Cross-Cultural Management in Practice
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Cross-Cultural Management in Practice

Culture and Negotiated Meanings

Edited by Henriett Primecz, Laurence Romani and Sonja Sackmann

Based on the view that culture is dynamic and negotiated between actors, this groundbreaking book contains a collection of ten cases on cross-cultural management in practice. The cases draw on field research revealing challenges and insights from working across nations and cultures. Each case provides recommendations for practitioners that are developed into a framework for effective intercultural interactions as well as offering illustrations and insights on how to handle actual cross-cultural issues. This enriching book covers various topics including international collaborations across and within multinational companies, organizational culture in international joint ventures and knowledge transfer.
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Chapter 9: Negotiating Meaning Across Borders (Finally!): Western Management Training in Eastern Europe

Snejina Michailova and Graham Hollinshead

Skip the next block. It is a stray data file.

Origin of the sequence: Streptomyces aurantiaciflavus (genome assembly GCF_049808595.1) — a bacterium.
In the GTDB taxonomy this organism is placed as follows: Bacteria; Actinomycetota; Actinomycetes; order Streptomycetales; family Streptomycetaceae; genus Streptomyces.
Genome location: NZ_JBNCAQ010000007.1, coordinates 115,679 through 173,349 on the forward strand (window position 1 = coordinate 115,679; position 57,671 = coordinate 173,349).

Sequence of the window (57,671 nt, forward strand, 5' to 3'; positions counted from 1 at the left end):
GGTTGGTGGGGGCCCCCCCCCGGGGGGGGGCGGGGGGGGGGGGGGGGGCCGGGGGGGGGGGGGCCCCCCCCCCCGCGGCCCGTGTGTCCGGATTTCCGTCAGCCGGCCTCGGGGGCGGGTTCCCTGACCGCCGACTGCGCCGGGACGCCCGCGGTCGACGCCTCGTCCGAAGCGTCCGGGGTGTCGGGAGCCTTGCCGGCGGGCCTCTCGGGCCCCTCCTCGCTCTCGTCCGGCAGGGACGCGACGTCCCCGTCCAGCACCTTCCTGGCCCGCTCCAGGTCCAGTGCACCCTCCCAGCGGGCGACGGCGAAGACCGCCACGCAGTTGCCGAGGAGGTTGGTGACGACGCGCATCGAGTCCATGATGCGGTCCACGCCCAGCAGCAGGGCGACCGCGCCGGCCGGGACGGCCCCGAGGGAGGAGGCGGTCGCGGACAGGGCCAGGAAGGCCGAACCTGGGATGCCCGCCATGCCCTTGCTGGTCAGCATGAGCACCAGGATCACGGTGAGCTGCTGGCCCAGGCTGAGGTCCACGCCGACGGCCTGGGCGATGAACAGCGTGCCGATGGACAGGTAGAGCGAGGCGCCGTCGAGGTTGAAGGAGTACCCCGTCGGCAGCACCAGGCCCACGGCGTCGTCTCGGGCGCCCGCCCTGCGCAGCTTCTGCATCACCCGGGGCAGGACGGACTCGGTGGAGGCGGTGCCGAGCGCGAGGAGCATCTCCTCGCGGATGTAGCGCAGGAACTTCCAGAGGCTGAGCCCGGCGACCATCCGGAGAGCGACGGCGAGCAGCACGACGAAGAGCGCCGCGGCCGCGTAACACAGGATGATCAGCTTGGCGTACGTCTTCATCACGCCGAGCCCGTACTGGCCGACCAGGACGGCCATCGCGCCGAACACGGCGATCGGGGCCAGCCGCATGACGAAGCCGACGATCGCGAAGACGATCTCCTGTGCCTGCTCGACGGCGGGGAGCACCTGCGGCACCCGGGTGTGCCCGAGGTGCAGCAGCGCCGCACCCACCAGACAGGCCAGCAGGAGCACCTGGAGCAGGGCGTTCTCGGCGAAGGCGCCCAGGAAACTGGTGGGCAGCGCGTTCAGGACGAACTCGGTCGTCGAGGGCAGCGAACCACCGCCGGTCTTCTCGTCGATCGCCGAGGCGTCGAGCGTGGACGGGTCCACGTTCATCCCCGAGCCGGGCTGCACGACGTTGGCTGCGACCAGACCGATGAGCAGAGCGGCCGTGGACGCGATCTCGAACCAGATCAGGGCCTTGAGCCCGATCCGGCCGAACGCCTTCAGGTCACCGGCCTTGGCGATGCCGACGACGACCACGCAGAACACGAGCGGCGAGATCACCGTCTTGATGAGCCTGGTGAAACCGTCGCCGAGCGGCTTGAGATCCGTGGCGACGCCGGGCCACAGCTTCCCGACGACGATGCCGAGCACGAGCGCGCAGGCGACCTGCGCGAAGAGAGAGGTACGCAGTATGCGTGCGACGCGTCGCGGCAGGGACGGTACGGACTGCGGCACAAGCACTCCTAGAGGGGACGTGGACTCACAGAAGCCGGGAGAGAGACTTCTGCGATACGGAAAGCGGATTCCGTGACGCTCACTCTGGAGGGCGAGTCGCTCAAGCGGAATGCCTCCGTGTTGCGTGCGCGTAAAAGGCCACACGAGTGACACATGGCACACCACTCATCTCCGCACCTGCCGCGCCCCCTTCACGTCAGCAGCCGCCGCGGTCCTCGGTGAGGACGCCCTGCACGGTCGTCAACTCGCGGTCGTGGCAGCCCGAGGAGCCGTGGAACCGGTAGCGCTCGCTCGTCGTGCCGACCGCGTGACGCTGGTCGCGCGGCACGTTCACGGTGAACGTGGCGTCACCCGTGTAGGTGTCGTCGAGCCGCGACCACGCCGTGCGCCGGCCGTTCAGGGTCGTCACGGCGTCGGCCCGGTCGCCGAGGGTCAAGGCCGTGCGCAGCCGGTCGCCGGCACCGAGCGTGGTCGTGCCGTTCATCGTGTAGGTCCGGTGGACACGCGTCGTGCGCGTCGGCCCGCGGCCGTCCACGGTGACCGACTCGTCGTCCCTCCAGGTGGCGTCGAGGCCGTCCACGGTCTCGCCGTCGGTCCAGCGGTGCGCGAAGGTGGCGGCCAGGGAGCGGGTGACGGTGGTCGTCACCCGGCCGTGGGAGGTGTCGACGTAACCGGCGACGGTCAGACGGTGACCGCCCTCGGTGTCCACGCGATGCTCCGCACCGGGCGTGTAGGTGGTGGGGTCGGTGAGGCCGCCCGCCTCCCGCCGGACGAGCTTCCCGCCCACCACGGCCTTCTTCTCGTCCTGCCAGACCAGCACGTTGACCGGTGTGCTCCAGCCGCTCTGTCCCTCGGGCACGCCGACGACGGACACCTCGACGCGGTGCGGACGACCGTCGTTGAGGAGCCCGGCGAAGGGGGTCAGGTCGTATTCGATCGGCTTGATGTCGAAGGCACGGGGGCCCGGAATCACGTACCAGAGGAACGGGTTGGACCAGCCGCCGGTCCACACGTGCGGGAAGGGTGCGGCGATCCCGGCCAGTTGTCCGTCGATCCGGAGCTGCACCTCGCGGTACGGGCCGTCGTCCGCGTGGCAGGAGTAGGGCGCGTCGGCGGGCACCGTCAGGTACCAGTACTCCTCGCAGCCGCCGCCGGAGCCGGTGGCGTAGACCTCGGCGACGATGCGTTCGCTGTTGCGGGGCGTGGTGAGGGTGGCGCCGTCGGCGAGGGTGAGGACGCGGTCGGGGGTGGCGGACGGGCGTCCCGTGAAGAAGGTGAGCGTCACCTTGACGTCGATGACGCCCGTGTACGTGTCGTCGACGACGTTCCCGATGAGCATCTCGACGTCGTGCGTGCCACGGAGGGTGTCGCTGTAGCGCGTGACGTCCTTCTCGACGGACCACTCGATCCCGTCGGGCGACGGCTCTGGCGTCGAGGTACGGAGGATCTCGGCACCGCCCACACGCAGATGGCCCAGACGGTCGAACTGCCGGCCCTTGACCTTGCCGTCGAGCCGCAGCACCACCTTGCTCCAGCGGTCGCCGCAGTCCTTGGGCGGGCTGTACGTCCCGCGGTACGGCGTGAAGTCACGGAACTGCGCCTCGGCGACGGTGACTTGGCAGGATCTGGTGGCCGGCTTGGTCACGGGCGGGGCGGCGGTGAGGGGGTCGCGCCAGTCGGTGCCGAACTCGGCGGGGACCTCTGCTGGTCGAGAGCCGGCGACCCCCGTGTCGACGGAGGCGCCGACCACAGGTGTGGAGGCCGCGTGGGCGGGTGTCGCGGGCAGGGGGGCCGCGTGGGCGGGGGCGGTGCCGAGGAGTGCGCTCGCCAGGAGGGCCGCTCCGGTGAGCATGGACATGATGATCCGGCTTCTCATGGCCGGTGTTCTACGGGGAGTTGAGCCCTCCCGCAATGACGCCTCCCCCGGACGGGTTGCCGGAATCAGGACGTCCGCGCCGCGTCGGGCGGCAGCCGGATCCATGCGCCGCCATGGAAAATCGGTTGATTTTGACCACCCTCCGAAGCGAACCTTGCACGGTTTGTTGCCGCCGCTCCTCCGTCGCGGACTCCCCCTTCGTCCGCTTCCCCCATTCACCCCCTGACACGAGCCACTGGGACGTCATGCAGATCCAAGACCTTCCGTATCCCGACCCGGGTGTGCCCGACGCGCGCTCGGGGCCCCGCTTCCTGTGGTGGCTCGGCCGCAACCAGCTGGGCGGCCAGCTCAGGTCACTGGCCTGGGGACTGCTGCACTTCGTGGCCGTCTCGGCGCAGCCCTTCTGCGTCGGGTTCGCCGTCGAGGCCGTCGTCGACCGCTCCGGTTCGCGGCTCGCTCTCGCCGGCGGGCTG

Snejina Michailova and Graham Hollinshead INTRODUCTION In this chapter we examine evolution in the design and development of Western management training initiatives in Bulgaria over a period of over a decade. A starting proposition for our analysis is that the orchestrated flow of management knowledge from West to East, instigated by prominent Western agencies, has occurred in a fashion that has been insensitive to the existing stock of knowledge and precise training needs of indigenous (local) participants. Indeed, as a concomitant of the precipitous flow of financial assistance into the East European (EE) region, we argue that the flow of knowledge ‘aid’ has been predicated on underlying precepts of the benefits of ‘shock therapy’ and carried with it the exhortation for rapid and perhaps unachievable managerial and organizational change. AID PROGRAMMES IN EASTERN EUROPE There has been recognition over the period of reform that EE countries have sorely needed outside help (Benson and Clay, 1992). In the wake of the revolutions in 1989, the Group of 24 industrialized countries embarked on aid programmes in Hungary and in Poland with the European Union (EU) taking the major role (Turnock, 1997). Initially, aid was offered in return for the acceptance of five basic values: the rule of law, respect for human rights, free elections, political pluralism and progress towards a market economy (Pelkmans and Murphy, 1991). Technical assistance to promote trade was fostered by the programme of Pologne-Hongrie Actions pour la Reconversion Economique (PHARE) which prioritized the following areas: food aid and...

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